HKDSE Geography/E1/Solutions to Landslides
The Geotechnical Engineering Office of the Civil Engineering and Development Department is responsible for slope protection in Hong Kong.
On Natural Slopes
Blocking and Diversion of Debris
- Protective barriers
- Check dams
- Boulder/debris fences
- Debris diversion
Effectiveness: These measures may not work if the barriers are too weak to hold the debris, or if the amount of slope materials that collapsed is too much for these measures to handle.
Drainage system drains away water so as to decrease infiltration. The pore water pressure will not increase as quickly during a landslide, maintaining strength.
Effectiveness: An efficient drainage system can reduce infiltration and thus the landslide risk. However, a faulty drainage system can worsen matters, such as the leaked pipe at Kwun Lung Lau.
Land Use Planning
The GEO has records of all landslide sites. Land use planning is carried out. Areas with great landslide risk may apply appropriate stabilisation measures. Some slopes may be evacuated because the slope is very unstable and the cost of stabilisation is too high.
For example, some isolated dwellings at the foot of Queen's Hill were evacuated. (Source)
The Landslide Risk Assessment Framework evaluates the potential danger of landslides for development projects.
Land Use Restriction
- Hillside squatters are relocated and the huts are demolished. In the '80, there were 27 landslide-related deaths in squatter areas; there were only two in the '90s.
- Black spots of unauthorised cultivation are identified for clearance.
- Careful study and government approval are legally required before slope cutting.
On Man-Made Slopes
- The government maintains government slopes
- Private land owners are required to maintain their slopes, but the government provides free advisory services for them. This is important as 1/3 of Hong Kong's man-made slopes are private.
- The Catalogue of Slopes identifies the maintenance responsibility of slopes. This aids different parties in identifying their responsibilities.
Ensuring that the appropriate persons maintain slopes avoids unnecessary deaths.
- Existing man-made slopes are inspected each year to have their risks evaluated.
- An inspector may check for: cracks, surface damage, damage to drainage channels
- If problems are found, repair work will be carried out.
On very dangerous slopes, they have instruments monitoring water pressure and ground water level. This way, in the event of high landslide risk, the area can be evacuated on time.
Qualified geotechnical engineers carry out engineer inspections at least once every five years, and may issue warnings if slopes are found to be unstable.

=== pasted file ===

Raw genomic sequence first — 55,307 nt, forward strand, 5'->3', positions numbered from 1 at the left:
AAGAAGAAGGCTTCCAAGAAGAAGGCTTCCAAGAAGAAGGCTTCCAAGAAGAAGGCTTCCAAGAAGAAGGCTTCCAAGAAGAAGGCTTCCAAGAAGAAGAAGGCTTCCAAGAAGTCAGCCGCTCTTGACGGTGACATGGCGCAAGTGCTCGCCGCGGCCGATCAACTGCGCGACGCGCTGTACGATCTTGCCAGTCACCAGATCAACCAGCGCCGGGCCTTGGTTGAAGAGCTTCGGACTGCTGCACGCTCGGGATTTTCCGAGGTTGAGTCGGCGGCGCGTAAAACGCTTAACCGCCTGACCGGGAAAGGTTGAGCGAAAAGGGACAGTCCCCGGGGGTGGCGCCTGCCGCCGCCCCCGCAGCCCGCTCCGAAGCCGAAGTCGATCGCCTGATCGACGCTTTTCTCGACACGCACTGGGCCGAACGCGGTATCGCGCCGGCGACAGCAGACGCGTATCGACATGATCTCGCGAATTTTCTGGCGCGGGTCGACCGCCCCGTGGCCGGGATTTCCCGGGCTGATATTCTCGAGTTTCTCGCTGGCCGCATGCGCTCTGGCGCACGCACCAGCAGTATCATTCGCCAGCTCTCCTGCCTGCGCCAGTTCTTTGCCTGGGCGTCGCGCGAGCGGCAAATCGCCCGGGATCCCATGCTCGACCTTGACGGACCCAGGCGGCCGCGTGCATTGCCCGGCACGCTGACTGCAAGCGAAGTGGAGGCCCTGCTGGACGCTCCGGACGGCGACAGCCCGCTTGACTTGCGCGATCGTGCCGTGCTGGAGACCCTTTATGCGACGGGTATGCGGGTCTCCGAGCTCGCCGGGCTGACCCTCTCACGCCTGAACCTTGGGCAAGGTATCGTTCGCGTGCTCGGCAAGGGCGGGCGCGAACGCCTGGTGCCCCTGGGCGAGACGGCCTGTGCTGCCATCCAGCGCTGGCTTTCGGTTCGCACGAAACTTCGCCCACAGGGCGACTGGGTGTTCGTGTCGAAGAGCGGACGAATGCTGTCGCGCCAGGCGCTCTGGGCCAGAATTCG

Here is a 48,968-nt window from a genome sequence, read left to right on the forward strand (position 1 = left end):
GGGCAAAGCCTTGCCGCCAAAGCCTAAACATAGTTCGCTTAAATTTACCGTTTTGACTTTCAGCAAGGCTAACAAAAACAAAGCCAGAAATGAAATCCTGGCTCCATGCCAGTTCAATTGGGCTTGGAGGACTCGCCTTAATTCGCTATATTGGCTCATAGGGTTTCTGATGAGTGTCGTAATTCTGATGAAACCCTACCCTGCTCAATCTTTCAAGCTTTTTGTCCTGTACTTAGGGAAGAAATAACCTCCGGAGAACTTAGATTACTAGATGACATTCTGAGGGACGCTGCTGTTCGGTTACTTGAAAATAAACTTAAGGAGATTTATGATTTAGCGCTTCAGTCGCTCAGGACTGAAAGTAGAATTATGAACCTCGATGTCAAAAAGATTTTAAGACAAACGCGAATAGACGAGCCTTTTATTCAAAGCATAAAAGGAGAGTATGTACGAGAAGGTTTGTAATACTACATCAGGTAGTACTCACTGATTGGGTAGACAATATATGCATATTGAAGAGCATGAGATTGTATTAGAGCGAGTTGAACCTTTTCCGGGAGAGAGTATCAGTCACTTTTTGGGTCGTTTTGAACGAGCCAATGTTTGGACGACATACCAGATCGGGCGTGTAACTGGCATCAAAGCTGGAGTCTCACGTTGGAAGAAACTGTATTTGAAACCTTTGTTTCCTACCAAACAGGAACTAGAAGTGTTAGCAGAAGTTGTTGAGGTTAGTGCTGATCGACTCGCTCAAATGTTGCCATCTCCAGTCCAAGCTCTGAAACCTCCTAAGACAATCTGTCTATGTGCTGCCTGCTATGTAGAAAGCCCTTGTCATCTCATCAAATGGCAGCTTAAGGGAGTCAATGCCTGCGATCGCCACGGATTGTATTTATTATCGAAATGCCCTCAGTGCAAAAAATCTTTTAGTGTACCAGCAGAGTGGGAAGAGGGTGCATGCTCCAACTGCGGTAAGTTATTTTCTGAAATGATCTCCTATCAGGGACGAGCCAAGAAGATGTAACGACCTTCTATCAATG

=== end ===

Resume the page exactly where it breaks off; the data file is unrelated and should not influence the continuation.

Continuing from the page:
By altering the landscape:
- Loose materials like unstable/overhanging boulders are removed from slopes. Thus the additional stress is removed.
- Large trees are removed from slopes. Thus the additional stress is removed. They are replaced by smaller plants with roots that are equally capable of retaining soil.
- Afforestation is carried out with technologies like hydroseeding. Specific vegetation and grass types that are good at retaining soil (i.e. have dense, long roots) are planted. Grass can create a woven map over the slope.
By geotechnical means:
- Soil nails are a technique of slope enforcement. Nails composed of a steelbar, surrounding grouted column and a nail head are called soil nails. They are inserted into slopes are regular intervals, anchoring them to the slope. This prevents slope materials from sliding down.
- Protective retaining walls can support slope surfaces.
- Impermeable layers can prevent water from infiltrating. Chunam plaster and shotcrete are examples. Shotcrete involves spraying concrete on slopes at high velocity. It is cheap and easy to adopt.
- Walls that are too weak may fail (e.g. Kwun Lung Lau)
- Impermeable layers like shotcrete provide some surface protection, but no strong support.
- The effectiveness of hard structures wane over time.
The Landslip Warning System is jointly operated by the GEO and the HKO. They provide instant announcements of the warnings and take precautionary measures.
The public are educated about:
- Slope maintenance
- Precautionary measures during rainstorms
- What to do during landslides
It has the added benefit of creating support in the community.
This is done in several ways: Exhibitions, talks in public schools, talks for the general public, incorporating slope protection into the Dynamic Earth module of the geography syllabus, preparing education toolkits, leaflets, booklets, handbooks, constructing the Hong Kong Slope Safety website, online courses
The GEO also has a 24-hour service for government departments to seek advice after landslides. There is also a free advisory service for private slope maintenance.